The password being used is defined in the “internet password” field in the person’s document.

 

Logon Client configuration:

-          Option AppendBaseDN is deactivated

-          The field UserDNPrefix should be set by a ShortName logon to “uid=”, by a FullName logon to „cn=“

-          LDAP Server type is “Domino”

-          LDAPEnableSSL is set accordingly to the Domino configuration.

Now the Comtarsia Logon Client can authenticate to the Domino LDAP server.

 

 

 

7.5     Configuring an OpenLDAP Server under Linux SuSE 8.0 Professional

7.5.1   The following rpm packages are required

- openldap2-client-2.0.23-53

- openldap2-2.0.23-53

- openssl-0.9.6c-29 (only for ssl support)

 

You can check if these packages are installed with the following commands:

ngc4321:/home/stefan # rpm -q -a | grep openldap

openldap2-client-2.0.23-53

openldap2-2.0.23-53

ngc4321:/home/stefan # rpm -q -a | grep openssl

openssl-0.9.6c-29

openssl-devel-0.9.6c-29

ngc4321:/home/stefan #

 

These packages can be installed with “yast” or directly with “rpm” if required.

 

The OpenLDAP configuration files are found under /etc/openldap.

LDAP client tools reside in /usr/bin.

The LDAP server (slapd) lies in directory /usr/lib/openldap.

 

7.5.2   Adapting the configuration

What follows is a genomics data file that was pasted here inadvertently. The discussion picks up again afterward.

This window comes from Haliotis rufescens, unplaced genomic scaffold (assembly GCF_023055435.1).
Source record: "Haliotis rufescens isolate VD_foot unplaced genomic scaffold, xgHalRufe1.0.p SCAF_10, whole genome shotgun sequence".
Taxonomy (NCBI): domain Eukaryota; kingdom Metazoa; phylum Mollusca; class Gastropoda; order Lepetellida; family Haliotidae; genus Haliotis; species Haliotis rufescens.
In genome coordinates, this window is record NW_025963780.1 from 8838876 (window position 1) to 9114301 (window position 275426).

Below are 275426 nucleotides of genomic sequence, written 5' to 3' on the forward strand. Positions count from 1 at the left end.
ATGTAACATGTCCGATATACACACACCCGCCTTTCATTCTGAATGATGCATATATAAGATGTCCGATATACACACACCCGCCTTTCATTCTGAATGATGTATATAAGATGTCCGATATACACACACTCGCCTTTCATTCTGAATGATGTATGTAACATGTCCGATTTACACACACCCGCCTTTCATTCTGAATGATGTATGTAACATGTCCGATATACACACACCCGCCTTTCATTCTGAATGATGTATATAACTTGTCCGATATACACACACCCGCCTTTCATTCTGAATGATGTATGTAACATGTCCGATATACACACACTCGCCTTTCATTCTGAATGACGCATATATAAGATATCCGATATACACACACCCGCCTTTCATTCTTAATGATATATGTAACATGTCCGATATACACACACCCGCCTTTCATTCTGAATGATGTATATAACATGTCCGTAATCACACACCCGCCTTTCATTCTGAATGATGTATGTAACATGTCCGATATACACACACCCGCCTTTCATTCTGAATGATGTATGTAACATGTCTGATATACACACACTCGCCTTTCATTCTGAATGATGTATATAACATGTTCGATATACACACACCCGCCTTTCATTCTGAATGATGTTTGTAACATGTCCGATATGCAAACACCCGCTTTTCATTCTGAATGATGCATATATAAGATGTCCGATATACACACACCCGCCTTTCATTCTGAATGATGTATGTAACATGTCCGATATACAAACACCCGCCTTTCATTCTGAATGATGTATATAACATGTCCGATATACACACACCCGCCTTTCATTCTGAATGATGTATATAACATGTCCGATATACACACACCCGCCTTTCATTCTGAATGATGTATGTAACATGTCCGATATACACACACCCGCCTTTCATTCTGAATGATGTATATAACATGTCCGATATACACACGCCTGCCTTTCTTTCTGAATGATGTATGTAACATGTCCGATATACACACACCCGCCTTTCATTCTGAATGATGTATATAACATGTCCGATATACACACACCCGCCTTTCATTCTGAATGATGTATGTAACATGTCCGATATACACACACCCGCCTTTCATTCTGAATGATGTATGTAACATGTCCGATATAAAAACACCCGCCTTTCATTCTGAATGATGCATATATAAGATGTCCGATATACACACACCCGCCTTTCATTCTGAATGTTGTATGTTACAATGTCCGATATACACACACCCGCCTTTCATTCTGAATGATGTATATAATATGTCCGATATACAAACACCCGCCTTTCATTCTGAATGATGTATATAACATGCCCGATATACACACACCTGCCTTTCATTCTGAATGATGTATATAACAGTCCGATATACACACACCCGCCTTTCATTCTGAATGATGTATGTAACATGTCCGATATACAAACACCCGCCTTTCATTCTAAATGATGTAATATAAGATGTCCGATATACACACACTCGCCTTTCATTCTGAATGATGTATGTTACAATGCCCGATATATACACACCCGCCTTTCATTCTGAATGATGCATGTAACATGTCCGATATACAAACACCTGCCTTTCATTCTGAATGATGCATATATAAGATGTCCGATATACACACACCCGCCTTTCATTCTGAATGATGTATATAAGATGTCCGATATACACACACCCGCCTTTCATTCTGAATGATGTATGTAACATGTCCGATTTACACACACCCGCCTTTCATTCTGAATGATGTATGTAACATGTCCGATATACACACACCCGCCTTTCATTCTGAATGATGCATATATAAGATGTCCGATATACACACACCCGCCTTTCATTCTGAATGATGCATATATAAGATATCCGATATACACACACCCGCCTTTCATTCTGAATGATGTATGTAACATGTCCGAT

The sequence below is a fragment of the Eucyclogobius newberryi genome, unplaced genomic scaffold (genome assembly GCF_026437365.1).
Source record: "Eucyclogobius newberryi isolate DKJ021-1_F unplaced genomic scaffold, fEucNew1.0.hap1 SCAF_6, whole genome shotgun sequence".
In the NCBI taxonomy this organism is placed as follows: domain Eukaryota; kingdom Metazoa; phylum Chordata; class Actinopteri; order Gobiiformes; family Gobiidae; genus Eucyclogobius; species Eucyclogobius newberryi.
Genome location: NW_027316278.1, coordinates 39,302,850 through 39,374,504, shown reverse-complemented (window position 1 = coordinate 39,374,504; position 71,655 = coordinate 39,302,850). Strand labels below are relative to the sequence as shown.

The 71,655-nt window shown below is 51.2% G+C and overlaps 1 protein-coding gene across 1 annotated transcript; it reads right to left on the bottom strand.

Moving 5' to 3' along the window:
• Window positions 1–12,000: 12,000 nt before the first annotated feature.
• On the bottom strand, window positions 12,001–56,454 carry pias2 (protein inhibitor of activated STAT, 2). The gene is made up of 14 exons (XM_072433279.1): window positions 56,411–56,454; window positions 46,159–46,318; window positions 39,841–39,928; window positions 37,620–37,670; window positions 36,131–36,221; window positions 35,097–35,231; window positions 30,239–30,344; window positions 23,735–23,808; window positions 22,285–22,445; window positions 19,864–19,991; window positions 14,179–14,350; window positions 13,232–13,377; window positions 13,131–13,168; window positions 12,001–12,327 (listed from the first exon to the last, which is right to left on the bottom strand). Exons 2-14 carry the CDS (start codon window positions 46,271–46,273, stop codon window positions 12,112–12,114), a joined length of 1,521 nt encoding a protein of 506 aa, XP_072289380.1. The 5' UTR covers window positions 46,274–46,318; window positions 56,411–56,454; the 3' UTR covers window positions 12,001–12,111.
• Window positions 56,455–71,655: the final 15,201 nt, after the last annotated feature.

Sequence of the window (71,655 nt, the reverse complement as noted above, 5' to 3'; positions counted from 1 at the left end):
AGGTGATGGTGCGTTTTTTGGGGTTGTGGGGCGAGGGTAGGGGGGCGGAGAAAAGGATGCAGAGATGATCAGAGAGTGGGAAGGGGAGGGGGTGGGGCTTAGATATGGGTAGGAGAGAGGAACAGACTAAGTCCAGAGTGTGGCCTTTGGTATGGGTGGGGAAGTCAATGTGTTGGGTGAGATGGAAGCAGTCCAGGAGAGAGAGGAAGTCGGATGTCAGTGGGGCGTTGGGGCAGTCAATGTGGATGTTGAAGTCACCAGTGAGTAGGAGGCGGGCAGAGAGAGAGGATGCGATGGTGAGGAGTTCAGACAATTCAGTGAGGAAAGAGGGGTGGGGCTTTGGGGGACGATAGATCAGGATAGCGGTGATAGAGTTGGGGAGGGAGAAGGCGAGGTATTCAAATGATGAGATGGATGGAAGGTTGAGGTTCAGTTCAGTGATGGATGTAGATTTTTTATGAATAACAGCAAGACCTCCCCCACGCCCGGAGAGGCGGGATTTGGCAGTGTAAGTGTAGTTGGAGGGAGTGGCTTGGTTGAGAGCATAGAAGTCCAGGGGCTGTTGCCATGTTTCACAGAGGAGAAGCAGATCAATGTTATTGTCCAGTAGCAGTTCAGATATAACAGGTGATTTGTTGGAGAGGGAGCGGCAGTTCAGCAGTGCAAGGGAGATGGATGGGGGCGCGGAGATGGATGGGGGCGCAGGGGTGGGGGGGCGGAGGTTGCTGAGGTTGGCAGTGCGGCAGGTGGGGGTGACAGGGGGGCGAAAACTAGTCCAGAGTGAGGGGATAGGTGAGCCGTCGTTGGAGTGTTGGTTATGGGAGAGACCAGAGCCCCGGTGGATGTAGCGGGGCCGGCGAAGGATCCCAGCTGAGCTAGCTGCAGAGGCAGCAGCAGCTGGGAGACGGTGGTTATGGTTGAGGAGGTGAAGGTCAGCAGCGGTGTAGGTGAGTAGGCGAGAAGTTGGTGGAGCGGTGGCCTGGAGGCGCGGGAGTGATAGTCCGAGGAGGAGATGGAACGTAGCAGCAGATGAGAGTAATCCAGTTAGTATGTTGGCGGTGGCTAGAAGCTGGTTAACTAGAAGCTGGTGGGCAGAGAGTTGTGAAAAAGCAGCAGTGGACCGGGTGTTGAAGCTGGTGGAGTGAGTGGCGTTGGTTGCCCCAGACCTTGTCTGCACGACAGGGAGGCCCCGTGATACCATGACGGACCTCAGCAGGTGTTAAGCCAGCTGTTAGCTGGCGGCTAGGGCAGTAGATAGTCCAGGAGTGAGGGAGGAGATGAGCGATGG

ldap.conf:

         BASE    dc=comtarsia, dc=com

slapd.conf:

         Access Control, each user may modify his entry, read others

and read the userPassword anonymous (for auth):

         access to *

        by self write

        by users read

        by anonymous auth

        

         ldfb database definitions:

         suffix          "dc=comtarsia,dc=com"

         rootdn          "cn=Manager,dc=comtarsia,dc=com"

        

SSL: For using SSL the following lines have to be appended at the end of slapd.conf file.

         # Certificates

         TLSCertificateFile      /etc/openldap/server.pem

         TLSCertificateKeyFile   /etc/openldap/server.pem

         TLSCACertificateFile    /etc/openldap/server.pem

 

 

7.5.3   Creating an SSL key

openssl req -new -x509 -nodes -out server.pem -keyout server.pem -days 365

 

In the following dialog “Common Name” should be the name of the LDAP server.

 

ngc4321:/etc/openldap # openssl req -new -x509 -nodes -out server.pem -keyout server.pem -days 365

Using configuration from /usr/share/ssl/openssl.cnf

Generating a 1024 bit RSA private key